One of the most surprising things Apple CEO Tim Cook said last night on the company’s earnings call was about prices.
He basically admitted that one of the reasons iPhone sales are in decline is Apple’s policy of trying to charge the highest prices it can in order to protect its record-breaking profits.
This is the heart of the problem for Apple this year: Cook is trying to raise prices while admitting that consumers — indeed entire countries — are suffering from “extreme conditions” in their economies. He called out China, Brazil, Russia, Japan, Canada, Southeast Asia, Australia, Turkey and the eurozone as having been hurt by slowing economic growth that suppressed sales.
Apple announced the greatest profits ever — ever! — earned by a single company last night: $18.4 billion.
That profit was created by increasing the average selling price of iPhones to $691 from $687. So Apple is raising prices on its phones while at the same time saying its customers can’t afford its phones.
It did so while the US dollar got stronger, in a global economy where other currencies are trying to stay as cheap as possible. The result, according to Apple’s “currency index” chart, is that $100 spent with Apple in 2014 is now the equivalent of only $85 today:
Apple CFO Luca Maestri said earlier on the call that higher prices — which are “protecting our margins” — may have dampened demand for Apple products:
One of the things that we’ve done to respond to the foreign exchange situation has been to increase the price of some of our products in certain international markets. That has had the effect of protecting our margins, which you’ve seen have been very strong, both in the December quarter and in the guidance that we provide for the March quarter. But inevitably over time, higher prices affect demand and so we’re capturing that in our guidance. So, I would say these are the major reasons and the drivers for the guidance on revenue.
The guidance Maestri was referring to was Apple’s expected 11% decline in revenues for next quarter. Cook then elaborated:
I think you can tell from the numbers that Luca is talking about just on the currency side and that’s before thinking through the effect that price increases can sometimes have on the business over a period of time, it’s clear that the economic piece is large.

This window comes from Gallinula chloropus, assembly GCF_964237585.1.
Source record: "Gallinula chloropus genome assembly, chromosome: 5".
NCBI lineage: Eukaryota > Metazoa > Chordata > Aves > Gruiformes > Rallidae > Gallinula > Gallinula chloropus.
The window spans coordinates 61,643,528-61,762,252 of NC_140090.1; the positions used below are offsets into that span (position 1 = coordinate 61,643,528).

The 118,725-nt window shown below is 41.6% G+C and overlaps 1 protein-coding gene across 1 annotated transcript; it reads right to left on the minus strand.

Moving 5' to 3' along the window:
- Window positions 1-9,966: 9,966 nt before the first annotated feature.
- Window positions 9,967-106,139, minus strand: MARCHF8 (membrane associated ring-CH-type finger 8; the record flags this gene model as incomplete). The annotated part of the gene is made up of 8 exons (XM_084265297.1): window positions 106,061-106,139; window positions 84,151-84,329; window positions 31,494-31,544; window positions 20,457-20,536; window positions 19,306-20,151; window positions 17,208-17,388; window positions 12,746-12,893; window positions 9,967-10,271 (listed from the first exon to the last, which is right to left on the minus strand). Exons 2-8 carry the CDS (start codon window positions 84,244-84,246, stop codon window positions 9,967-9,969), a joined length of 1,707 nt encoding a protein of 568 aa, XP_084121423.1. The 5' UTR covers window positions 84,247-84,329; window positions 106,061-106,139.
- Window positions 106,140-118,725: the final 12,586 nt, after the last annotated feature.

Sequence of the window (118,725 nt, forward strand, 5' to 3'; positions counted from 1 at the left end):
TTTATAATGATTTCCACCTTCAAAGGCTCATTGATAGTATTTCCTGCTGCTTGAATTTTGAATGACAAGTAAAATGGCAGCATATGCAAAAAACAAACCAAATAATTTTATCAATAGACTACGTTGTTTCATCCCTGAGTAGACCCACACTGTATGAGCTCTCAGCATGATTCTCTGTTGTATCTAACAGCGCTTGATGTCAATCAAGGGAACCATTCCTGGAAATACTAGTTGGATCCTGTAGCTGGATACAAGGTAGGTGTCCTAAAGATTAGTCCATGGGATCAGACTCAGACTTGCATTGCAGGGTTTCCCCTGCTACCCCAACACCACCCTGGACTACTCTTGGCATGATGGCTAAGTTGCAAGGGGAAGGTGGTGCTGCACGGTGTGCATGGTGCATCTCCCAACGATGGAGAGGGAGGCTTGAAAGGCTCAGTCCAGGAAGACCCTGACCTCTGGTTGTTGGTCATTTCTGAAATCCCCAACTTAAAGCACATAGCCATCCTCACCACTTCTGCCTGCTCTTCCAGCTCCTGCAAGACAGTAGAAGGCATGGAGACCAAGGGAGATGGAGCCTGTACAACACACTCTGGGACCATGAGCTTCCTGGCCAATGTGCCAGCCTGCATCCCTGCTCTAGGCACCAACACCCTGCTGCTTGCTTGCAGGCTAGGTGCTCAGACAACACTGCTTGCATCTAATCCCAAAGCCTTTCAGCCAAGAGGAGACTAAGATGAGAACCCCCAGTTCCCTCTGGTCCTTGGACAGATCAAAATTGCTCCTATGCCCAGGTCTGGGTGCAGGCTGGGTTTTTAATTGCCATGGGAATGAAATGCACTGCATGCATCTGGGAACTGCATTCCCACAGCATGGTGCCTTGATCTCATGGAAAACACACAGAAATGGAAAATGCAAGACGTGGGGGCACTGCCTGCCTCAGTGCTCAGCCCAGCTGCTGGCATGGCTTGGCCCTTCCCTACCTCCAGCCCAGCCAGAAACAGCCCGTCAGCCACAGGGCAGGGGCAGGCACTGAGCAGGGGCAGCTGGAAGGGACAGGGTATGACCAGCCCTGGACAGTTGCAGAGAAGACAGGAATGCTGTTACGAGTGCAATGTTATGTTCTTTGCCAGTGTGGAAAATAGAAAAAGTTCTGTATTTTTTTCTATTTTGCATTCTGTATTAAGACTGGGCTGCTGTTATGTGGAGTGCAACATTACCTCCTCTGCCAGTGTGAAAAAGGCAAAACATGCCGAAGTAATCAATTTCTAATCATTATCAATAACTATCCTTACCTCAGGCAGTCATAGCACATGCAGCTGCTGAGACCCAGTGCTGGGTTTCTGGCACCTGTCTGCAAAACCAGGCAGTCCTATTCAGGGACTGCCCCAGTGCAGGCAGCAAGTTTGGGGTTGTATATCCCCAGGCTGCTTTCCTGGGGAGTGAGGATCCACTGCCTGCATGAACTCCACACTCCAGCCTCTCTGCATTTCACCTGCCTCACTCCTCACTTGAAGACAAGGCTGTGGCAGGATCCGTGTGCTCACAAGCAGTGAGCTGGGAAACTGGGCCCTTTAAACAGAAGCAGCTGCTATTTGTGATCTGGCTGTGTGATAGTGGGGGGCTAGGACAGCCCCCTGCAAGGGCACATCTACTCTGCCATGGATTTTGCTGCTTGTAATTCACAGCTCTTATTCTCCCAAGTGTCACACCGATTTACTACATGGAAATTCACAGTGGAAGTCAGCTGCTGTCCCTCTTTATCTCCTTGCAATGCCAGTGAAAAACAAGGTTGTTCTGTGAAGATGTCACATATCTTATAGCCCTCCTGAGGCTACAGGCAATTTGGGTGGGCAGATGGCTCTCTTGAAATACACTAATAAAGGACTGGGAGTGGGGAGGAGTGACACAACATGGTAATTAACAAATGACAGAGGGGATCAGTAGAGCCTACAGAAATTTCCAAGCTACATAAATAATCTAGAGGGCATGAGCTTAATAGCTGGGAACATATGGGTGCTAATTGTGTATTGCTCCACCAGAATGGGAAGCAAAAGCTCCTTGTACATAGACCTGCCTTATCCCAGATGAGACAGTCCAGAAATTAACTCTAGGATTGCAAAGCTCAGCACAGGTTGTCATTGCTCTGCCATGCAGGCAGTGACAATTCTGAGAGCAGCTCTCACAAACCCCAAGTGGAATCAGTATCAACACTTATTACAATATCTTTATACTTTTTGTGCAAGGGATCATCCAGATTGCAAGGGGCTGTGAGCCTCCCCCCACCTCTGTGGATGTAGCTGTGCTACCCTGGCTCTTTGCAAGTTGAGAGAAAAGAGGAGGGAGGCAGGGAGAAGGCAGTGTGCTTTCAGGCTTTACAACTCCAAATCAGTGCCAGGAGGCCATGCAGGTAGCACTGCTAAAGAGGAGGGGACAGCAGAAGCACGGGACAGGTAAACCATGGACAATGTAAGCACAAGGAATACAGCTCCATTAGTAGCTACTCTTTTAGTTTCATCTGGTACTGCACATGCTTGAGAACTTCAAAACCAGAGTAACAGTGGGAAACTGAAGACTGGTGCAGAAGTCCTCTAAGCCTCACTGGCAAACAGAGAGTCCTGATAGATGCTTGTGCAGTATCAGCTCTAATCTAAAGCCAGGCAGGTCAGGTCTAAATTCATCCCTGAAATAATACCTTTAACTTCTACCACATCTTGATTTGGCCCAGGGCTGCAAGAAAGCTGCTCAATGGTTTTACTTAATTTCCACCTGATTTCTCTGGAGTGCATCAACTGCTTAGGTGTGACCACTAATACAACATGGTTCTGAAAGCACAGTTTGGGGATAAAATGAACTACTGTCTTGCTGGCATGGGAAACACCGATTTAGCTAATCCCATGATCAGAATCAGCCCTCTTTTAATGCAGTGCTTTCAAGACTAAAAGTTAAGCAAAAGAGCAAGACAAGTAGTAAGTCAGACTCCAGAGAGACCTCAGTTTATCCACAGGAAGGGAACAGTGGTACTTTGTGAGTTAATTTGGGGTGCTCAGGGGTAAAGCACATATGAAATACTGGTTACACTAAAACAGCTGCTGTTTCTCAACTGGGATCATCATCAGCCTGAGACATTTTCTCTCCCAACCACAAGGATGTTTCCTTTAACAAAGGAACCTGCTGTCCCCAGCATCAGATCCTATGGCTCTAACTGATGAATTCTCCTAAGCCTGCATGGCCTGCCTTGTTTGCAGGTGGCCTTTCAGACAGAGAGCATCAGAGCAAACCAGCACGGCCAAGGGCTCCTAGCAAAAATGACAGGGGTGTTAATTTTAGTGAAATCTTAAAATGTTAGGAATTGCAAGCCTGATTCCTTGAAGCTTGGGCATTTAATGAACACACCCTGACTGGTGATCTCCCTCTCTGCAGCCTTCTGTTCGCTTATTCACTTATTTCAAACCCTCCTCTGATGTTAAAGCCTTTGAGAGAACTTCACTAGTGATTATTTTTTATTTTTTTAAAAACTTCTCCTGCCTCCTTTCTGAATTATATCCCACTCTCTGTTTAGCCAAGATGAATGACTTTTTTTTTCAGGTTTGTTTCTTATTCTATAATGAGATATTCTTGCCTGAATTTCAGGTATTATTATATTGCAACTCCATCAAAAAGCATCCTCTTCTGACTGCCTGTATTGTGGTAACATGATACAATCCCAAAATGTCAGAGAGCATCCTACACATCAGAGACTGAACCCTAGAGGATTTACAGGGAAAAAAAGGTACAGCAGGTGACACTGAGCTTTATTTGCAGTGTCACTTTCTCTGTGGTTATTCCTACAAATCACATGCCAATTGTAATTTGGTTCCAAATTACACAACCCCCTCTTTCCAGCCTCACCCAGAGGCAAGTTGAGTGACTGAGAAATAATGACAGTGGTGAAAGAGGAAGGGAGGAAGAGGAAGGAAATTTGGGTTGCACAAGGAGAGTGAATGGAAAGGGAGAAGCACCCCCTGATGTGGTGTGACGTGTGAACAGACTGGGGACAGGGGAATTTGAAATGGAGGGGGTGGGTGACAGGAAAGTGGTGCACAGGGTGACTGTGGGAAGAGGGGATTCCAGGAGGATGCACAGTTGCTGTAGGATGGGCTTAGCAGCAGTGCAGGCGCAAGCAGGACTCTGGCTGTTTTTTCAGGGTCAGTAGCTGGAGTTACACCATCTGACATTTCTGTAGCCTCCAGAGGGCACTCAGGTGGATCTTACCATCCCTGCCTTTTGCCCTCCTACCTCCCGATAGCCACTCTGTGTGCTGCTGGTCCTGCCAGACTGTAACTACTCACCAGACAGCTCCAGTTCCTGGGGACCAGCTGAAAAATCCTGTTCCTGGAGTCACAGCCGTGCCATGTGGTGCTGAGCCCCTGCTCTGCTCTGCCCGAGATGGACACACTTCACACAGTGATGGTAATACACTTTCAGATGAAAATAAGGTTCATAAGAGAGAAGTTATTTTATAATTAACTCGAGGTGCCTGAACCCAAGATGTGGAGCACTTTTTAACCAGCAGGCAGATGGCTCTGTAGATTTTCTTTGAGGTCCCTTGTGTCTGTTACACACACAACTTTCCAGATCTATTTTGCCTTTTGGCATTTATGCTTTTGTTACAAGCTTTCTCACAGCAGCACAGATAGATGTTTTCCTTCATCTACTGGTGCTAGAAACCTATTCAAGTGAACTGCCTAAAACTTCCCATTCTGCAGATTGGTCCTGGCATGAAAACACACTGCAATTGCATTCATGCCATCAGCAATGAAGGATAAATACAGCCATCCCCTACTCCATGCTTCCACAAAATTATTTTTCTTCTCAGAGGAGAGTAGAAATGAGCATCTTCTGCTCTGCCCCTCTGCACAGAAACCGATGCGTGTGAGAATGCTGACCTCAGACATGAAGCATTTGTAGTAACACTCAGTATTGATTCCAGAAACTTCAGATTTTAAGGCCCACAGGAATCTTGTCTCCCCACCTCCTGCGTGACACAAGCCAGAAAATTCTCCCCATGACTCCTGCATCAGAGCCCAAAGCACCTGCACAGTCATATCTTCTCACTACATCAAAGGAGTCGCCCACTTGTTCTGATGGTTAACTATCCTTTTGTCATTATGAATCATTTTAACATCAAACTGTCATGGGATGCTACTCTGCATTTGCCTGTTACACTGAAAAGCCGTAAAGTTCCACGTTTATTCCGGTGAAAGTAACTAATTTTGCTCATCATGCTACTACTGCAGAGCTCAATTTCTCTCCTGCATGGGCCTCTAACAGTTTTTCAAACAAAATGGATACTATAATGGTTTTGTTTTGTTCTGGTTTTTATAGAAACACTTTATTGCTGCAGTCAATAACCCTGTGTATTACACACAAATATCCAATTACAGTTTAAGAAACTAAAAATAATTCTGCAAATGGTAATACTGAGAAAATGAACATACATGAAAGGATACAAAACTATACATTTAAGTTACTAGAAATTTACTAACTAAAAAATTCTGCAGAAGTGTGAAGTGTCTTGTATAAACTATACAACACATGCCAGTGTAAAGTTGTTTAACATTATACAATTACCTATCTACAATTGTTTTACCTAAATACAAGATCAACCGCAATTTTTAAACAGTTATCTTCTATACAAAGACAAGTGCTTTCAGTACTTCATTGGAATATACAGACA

“The effect” is that Android — generally cheaper than iPhone — is winning some of its contests against the iPhone. Kantar Worldwide published some new data on iOS vs Android today. Android gained share everywhere except China in the last quarter. According to Carolina Milanesi, chief of research at Kantar Worldpanel ComTech, new consumers are becoming less likely to buy an iPhone: “Customer acquisition from Android has gone from 13% in 4Q14 to 11% in 4Q15, and the contribution that first-time smartphone buyers make to Apple overall sales numbers went from 20% to 11% over that same period.”
For the longest time, the mantra was that Apple did not compete on price, because its products were superior, its iOS platform was “special” to Apple, and because Android products — which are cheaper — are not equivalent to an iPhone.
And yet when the currency headwinds blow against Apple, and consumers get poorer, here we have the CEO talking about price competition. This is the most extraordinary issue to come out of last night’s call: Apple’s two most important financial executives admitting that as long as Apple keeps its prices high, to protect its profits, consumers may not be able to buy them, and that Apple is vulnerable to price competition.
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